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OVERVIEW: A Transition Strategy for Enhancing Operational Capabilities Assurance that the information that is gathered and distributed is timely, accurate, and not subject to disruption, corruption, or exploitation by the opposition. ES.1.4 The Inevitability of Network-Centric Operations The committee believes that development of the naval forces in the direction of network-centric operations is inevitable, because of both the push of developing threats worldwide and the pull of opportunities that the information and networking technology offers. All of the following are becoming available to potential opponents of U.S. naval forces: stealth in antiship missiles; quieter submarines; long-range air defenses with counterstealth characteristics; battlefield ballistic missiles that may have chemical, biological, and eventually nuclear warheads; hiding of organized criminal, terrorist, and irregular forces in civilian populations and difficult terrain; cell phone and satellite communication and navigation; and cyber-warfare capability. A concatenation of such threats can be met only by sharing, among all friendly force elements, information gathered by widely dispersed assets and fused to make a coherent operational and tactical picture for the force's decision makers, so as to enable an effective response or preemptive action, all in less time than it takes the threat to strike. Information and networking technology makes such sharing possible. In addition, current and, it is expected, future U.S. superiority in exploiting the technology presents the opportunity to build naval forces that will be able to undertake the decisive operations basic to success in missions as far into the future as can be foreseen. ES.2 TRANSITION TO NETWORK-CENTRIC NAVAL FORCES To achieve naval forces able to perform as described will require leadership from the top levels of the Navy Department; new concepts of operation; a common information infrastructure with assured reliability and integrity of the information that passes through it; and an integrated approach to shaping the Navy and the naval forces. ES.2.1 Leadership The Department of the Navy's top leadership must convey understanding, acceptance, and their continuing support of the concept of network-centric operations throughout the naval forces, including their anticipation of and support for the NCO-induced changes in command relationships that will inevitably come about as the command and information structure of the naval forces evolves.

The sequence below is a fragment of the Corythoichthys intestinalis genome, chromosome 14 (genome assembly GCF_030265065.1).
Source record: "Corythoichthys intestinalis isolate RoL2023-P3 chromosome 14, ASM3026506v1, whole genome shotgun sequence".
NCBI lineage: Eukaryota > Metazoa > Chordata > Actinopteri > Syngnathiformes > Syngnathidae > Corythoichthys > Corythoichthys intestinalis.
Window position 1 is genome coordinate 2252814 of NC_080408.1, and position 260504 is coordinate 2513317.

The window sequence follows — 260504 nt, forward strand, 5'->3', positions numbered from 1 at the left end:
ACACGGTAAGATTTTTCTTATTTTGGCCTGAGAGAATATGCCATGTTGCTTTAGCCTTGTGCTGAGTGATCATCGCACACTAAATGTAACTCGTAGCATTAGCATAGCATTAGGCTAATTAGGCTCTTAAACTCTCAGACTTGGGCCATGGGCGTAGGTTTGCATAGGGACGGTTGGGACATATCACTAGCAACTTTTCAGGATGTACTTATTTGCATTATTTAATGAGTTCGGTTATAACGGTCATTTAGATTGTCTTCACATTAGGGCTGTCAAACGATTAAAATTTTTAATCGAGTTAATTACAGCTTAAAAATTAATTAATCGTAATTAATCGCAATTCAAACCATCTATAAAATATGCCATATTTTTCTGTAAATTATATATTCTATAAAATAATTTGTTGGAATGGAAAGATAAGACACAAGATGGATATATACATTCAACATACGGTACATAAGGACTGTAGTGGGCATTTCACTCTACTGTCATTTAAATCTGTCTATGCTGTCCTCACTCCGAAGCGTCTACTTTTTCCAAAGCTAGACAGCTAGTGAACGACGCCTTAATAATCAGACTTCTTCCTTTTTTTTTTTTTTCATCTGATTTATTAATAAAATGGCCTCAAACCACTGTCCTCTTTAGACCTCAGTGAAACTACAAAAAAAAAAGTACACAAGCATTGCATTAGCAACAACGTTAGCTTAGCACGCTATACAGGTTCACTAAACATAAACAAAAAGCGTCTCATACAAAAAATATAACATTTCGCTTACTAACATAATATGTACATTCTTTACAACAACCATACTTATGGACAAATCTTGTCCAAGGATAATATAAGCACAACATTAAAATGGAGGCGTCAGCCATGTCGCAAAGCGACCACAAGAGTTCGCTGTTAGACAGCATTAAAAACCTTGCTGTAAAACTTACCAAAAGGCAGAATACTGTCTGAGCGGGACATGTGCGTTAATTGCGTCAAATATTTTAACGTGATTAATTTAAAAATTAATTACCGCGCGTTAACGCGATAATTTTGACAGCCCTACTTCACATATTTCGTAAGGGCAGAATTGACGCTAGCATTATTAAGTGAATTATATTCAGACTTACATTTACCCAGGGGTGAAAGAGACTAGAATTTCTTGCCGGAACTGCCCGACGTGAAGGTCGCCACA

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OVERVIEW: A Transition Strategy for Enhancing Operational Capabilities Recommendation 1: The Secretary of the Navy, the Chief of Naval Operations (CNO), and the Commandant of the Marine Corps (CMC) should agree on the basic concepts essential to transforming today's naval forces to network-centric forces, including: Integrating all the naval force elements involved in a mission into an adaptive, comprehensive, information-driven NCO system; Adopting the spiral development process that is described in this report2 as the primary development and procurement mechanism for creating such NCO systems; Constructing a common command and information infrastructure (the Naval Command and Information Infrastructure; NCII3) as the framework that enables the creation and effective utilization of effective NCO systems; and Making the attending adjustments and enhancements in organization and management.4 They should promulgate those concepts throughout the naval forces as top-level policy. ES.2.2 Concepts of Operation Operations in which all force elements are closely coupled and function as a single system within a common command and information network will differ in speed and character of execution from those familiar in the past. New kinds of operations will be possible, as illustrated by the recent development of the cooperative engagement capability for fleet air defense. The flow of information from many sources to multiple command levels will tend to flatten the combat command hierarchy within agreed mission plans and rules of engagement. All future military operations, in peace and in war, will be joint, and will occur most often in coalitions. Even when the Navy and Marine Corps are the only military forces at a point of action, the information network and the sensors that the forces rely on will be interconnected with information assets from other Services and National5 agencies. Command and information links with coalition partners will also have to be assured. The CNO and the CMC have assigned to the Navy Warfare Development Command (NWDC) and the Marine Corps Combat Development Command (MCCDC), respectively, the responsibility for developing new concepts of operation in the joint and combined environment. Each of these organizations is 2 See Chapters 1 and 2. 3 See Chapters 1, 4, and 6 4 See Chapters 1 and 7. 5 The term “National” refers to those systems, resources, and assets controlled by the U.S. government, but not limited to the Department of Defense.